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#1 2015-10-14 07:45:45

Registered: 2015-10-02
Posts: 465

Understanding audio in Linux

The audio infrastructure and its configuration in Linux can be very complex and cryptic. Sometimes hard to deal with. I think that knowing and understanding the parts involved, their roles and how they work and interact, might be a good starting point to get a good view of the whole picture. I'll try to cover it here.

Any operating system needs something to communicate the applications and the system itself with the hardware. These are the drivers. In the particular case of the audio in Linux there are three possible Sound Architectures providing different sets of drivers. They are: ALSA, OSS and FFADO. They can live side by side within a system and don't interfere each other. They are independent. You can use just one or them three depending on your needs.


The Open Sound System (OSS) was the original sound architecture in Linux. It was superseded by ALSA years ago. OSS is still around mainly for compatibility. It has good support for old hardware. So if that's your case, OSS might save your day. Though OSS still has its lovers these days, ALSA has a huge and ample hardware support in comparison and also has an ample OSS compatibility.


The Advanced Linux Sound Architecture (ALSA) is the current Linux default kernel component for the audio drivers. ALSA is intended to support a wide variety of audio devices and protocols such as USB, PCI, Bluetooth, Modem, etc... and also being transparent, stable, reliable, widely configurable, It's feature rich, supports up to 8 simultaneous soundcards, multi channel, full duplex, surround... And it certainly is powerful and capable, but it has a major drawback. It's single client. That's why the PulseAudio and Jack sound servers are needed. More on this later.


The lack of Firewire support by OSS and ALSA made the FFADO project to born (formerly FreeBoB) to provide Open Source Free Firewire Audio Drivers for Linux. The Firewire protocol is in the verge of being obsolete. Apple doesn't care about it anymore and it has been always a kind of intruder in the Windows world. So why bothering or care about Firewire sound cards today?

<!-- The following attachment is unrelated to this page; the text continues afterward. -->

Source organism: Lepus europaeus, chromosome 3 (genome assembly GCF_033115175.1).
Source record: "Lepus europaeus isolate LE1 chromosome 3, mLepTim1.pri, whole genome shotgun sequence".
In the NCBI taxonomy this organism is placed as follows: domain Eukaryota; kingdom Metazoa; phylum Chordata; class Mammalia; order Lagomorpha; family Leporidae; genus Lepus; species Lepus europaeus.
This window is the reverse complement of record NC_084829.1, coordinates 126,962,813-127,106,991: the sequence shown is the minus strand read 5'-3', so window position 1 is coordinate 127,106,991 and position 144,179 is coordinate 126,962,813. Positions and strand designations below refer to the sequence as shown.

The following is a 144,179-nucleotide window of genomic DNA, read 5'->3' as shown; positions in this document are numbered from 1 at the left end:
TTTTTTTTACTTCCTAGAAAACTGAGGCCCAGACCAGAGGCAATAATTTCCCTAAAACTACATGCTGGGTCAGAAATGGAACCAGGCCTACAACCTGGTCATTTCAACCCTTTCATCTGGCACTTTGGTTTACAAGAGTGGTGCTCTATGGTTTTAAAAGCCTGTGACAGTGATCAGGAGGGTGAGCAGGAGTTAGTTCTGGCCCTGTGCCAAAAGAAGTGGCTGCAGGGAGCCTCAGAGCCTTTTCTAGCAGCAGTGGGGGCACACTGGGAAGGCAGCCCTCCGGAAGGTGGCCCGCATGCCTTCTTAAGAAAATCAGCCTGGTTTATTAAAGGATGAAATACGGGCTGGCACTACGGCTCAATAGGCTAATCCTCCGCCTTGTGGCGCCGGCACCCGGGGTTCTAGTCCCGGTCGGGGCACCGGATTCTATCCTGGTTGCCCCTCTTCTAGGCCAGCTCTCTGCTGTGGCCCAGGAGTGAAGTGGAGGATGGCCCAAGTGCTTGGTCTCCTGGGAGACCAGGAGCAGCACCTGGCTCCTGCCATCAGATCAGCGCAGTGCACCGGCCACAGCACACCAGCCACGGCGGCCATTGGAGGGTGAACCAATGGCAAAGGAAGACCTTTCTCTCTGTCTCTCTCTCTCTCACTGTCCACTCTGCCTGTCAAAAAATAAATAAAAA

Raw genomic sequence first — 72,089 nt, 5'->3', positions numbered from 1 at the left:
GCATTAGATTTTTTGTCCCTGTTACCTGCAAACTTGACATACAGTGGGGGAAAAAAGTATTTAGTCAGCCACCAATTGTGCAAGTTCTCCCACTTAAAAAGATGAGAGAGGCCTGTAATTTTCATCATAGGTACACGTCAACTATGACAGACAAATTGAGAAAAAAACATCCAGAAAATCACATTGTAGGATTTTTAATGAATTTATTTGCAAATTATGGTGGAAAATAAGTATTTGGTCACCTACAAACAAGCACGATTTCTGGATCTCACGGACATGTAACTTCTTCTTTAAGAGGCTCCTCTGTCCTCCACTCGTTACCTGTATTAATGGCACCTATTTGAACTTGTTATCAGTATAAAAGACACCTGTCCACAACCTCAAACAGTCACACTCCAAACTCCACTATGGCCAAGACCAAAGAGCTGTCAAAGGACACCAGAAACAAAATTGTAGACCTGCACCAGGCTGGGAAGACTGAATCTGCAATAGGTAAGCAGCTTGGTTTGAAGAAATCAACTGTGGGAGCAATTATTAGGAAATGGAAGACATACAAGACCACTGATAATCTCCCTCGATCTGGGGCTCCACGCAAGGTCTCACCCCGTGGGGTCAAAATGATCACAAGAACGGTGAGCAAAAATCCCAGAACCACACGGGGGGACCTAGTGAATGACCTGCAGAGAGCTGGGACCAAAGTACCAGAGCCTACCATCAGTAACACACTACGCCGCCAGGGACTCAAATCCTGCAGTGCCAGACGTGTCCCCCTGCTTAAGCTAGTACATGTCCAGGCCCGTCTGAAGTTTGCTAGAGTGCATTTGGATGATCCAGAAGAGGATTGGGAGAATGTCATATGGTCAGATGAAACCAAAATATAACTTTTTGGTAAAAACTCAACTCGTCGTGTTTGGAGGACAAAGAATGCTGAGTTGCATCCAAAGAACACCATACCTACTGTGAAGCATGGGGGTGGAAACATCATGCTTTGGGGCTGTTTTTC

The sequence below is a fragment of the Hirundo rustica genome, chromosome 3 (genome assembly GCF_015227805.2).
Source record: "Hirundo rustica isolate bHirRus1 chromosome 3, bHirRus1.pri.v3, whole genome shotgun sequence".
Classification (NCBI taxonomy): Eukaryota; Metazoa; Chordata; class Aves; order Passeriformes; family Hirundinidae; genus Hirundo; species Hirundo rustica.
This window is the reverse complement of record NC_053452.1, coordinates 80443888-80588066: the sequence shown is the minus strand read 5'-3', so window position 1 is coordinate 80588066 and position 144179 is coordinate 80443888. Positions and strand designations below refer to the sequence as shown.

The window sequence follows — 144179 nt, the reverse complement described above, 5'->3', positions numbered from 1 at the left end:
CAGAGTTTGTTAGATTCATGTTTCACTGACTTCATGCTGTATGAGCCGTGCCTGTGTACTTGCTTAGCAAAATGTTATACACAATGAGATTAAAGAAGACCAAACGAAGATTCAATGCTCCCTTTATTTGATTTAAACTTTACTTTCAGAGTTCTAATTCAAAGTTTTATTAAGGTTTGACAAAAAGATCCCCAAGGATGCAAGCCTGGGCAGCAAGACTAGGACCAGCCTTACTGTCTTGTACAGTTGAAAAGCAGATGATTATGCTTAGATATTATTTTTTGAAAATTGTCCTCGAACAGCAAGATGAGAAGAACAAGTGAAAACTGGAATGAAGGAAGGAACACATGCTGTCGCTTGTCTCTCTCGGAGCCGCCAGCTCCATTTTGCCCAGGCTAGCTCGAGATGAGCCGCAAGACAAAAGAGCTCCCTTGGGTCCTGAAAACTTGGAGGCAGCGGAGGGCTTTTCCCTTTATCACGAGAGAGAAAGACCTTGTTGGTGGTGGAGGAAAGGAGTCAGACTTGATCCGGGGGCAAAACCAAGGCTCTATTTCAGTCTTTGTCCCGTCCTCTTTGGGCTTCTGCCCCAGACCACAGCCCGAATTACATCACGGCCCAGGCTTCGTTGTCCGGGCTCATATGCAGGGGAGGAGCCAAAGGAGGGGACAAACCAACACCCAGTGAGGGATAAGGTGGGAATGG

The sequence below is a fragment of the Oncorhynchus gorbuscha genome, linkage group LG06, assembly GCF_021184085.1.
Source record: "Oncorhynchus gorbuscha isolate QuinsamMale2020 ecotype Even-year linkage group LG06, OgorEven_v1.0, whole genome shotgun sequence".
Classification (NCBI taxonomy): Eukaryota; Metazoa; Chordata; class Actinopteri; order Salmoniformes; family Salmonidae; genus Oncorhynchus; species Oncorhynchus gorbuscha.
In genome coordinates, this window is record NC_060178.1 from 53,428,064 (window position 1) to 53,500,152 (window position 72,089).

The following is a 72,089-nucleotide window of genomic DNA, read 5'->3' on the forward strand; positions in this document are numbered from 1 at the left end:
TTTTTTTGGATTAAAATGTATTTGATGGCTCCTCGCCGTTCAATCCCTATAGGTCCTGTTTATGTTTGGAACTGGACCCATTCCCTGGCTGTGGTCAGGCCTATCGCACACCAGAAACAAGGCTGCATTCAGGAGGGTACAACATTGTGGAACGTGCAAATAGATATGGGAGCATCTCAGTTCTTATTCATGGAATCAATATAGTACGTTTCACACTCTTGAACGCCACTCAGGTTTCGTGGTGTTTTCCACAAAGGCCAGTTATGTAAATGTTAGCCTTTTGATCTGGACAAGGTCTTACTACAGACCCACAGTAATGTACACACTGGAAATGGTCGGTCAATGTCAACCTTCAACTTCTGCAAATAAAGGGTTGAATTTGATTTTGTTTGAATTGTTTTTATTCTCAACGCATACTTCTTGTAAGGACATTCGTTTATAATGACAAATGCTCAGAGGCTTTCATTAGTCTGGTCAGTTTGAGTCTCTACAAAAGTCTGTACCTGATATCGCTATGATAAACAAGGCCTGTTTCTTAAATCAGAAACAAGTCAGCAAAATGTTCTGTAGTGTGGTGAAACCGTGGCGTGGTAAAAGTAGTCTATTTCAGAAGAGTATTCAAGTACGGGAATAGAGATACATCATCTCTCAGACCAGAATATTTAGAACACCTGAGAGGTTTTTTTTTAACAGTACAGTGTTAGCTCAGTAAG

First, this is Linux. Linux is always a good playmate with old and legacy hardware. An aged piece of hardware barely supported by Mac or Win anymore can be a porweful tool to have on Linux.  Something like a legendary ten years old Edirol FA-101 is still a highly valuable and desirable powerful sound card these days still having a long life within a Linux environment.

Second. The best choices for audio sound cards in terms of performance and latency are; first, internal (PCI). And second, Firewire (besides the lack of ALSA support).  Why Firewire is still better than USB?

High badwidth
Low latency
Synchronous data streaming

Low bandwith
Asynchronous data streaming

Medium bandwidth
Asynchronous data streaming
No audio device class specification (Hence poor ALSA support)

So the best choice are internal PCI cards supported by ALSA. No doubts. For external cards, the best choice is still Firewire, followed by USB1 and better stay away from USB2 cards if supported. Most are not.

Sound Servers:

The sound servers play the role of that single client feeding ALSA (OSS or FFADO). They are like a kind of proxy in-between the sound applications and the drivers. When they are present in a system, they receive anything being played by the system itself or the different applications, collect and sum the signals together and forward them as a whole to ALSA (OSS or FFADO). In certain way they are headless mixers, or act like the summing buss of a mixer.